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It's evident that the cURL functions are very widely used. But why is that? Is it really only because the extension is mostly enabled per default?

While I can certainly relate to not introducing 3rd party libraries over builtins (DOMDocument vs phpQuery), using curl appears somewhat odd to me. There are heaps of HTTP libraries like Zend_Http or PEAR Http_Request. And despite my disdain for needless object-oriented interfaces, the pull-parameter-procedural API of curl strikes me as less legible in comparison.

There is of course a reason for that. But I'm wondering if most PHP developers realize what else libcurl can actually be used for, and that it's not just a HTTP library?

Do you have examples or actual code which utilizes cURL for <any other things> it was made for?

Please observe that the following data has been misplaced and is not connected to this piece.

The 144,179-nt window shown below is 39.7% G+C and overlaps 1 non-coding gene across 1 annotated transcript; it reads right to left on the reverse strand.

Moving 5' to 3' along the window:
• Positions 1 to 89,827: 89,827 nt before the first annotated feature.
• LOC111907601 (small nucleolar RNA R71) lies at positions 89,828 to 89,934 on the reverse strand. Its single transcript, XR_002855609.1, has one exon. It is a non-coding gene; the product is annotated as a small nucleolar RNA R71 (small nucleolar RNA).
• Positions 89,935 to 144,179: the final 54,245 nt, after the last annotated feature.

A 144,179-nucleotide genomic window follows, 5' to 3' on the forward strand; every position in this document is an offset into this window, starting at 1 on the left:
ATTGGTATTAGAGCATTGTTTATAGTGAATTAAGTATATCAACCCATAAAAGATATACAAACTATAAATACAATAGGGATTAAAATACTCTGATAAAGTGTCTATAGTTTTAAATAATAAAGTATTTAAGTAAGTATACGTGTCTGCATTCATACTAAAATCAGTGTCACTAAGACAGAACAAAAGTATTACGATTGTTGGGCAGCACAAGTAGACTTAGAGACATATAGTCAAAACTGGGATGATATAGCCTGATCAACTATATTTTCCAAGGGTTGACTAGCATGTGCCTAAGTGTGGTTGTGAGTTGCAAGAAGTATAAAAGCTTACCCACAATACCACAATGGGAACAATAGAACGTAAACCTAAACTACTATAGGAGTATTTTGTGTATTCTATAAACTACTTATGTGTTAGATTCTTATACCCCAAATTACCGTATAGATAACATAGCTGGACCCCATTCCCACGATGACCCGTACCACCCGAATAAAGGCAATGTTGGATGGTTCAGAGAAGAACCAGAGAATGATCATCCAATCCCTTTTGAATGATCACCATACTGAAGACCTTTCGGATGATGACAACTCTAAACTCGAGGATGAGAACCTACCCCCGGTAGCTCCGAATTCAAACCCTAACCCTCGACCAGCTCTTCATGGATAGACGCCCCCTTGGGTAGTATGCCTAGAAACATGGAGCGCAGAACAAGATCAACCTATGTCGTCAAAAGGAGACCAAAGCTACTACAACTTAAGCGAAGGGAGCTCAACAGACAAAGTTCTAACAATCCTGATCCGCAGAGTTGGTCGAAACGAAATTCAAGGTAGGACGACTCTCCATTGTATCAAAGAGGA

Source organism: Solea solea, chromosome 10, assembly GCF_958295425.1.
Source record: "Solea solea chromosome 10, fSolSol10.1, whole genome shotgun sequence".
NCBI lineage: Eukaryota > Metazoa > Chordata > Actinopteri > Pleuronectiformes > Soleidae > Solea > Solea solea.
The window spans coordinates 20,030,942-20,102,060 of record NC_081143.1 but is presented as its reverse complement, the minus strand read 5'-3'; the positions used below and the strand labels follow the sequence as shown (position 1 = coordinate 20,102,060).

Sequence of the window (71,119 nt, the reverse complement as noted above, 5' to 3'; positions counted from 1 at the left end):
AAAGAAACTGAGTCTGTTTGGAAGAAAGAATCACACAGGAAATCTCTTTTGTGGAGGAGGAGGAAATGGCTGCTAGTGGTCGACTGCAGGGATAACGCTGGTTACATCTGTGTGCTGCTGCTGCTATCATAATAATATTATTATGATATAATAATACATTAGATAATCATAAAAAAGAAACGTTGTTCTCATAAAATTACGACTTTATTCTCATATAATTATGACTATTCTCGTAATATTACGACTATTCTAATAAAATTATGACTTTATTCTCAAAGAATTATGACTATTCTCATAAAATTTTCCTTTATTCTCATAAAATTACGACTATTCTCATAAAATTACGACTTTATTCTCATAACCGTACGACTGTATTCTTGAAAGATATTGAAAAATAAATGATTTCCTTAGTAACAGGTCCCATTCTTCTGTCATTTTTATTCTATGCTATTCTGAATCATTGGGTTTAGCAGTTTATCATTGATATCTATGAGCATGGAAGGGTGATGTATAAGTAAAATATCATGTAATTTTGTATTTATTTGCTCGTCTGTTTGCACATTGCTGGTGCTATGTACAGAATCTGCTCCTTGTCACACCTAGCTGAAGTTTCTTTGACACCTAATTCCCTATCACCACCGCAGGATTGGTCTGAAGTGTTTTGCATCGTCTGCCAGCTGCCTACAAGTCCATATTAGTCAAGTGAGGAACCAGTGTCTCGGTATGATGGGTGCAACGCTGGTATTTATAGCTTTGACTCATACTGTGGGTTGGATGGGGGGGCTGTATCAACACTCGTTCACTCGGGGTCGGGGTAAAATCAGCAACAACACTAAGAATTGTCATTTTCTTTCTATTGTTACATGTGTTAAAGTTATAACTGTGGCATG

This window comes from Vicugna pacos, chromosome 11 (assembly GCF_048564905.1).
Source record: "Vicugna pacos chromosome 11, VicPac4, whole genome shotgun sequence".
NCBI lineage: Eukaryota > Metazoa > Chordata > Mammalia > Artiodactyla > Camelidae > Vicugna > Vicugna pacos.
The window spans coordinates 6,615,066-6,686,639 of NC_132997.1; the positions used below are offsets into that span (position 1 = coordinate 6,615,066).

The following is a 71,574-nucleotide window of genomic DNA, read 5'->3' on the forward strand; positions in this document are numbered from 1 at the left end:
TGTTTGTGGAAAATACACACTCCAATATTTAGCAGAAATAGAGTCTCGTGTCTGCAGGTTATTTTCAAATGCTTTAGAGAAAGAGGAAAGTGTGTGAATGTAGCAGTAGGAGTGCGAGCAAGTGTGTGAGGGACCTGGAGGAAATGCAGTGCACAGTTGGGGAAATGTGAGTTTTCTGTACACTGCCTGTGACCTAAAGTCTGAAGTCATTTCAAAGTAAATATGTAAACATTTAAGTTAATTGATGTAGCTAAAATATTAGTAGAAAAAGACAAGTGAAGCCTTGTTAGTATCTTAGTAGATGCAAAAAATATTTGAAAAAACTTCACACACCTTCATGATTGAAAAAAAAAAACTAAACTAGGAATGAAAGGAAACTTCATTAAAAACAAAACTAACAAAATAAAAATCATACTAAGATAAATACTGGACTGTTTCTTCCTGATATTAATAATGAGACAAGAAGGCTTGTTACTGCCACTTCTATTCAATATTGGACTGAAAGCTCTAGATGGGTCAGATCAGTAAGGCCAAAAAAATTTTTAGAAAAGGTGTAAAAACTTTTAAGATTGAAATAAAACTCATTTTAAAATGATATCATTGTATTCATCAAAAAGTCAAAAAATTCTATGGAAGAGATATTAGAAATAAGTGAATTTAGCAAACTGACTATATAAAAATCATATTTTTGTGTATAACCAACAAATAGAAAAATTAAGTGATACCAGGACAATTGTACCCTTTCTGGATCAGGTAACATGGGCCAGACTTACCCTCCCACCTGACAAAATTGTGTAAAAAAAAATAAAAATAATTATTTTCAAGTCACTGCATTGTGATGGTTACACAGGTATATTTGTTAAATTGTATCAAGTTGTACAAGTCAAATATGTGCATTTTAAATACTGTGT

Or if you just use it for HTTP, what are the reasons. Why are real PHP HTTP libraries seemingly avoided nowadays?

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Ignorance seems the most likely cause. –  Jonah Feb 13 '11 at 21:42
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curl used to be the only thing that could handle cookies, POST, file uploads... A lot of curl use probably comes from tutorials that pre-date PHP 5. You often read SO questions starting with "I heard I need to use curl for this,...." –  Pekka 웃 Feb 13 '11 at 21:45
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This is a rant, not a programming question with a specific answer. Off-topic. –  Dan Grossman Feb 13 '11 at 21:46
    
It's very old, widely used and well tested code, works reliably, is usually enabled by default and allows very fine grained control over the details of the request. Apart from the interface being ugly, there's no real reason to complain about it. If your framework/library of choice doesn't come with a better integrated library, why not use it? Also agree with @Dan, this is S&A. –  deceze Feb 13 '11 at 23:25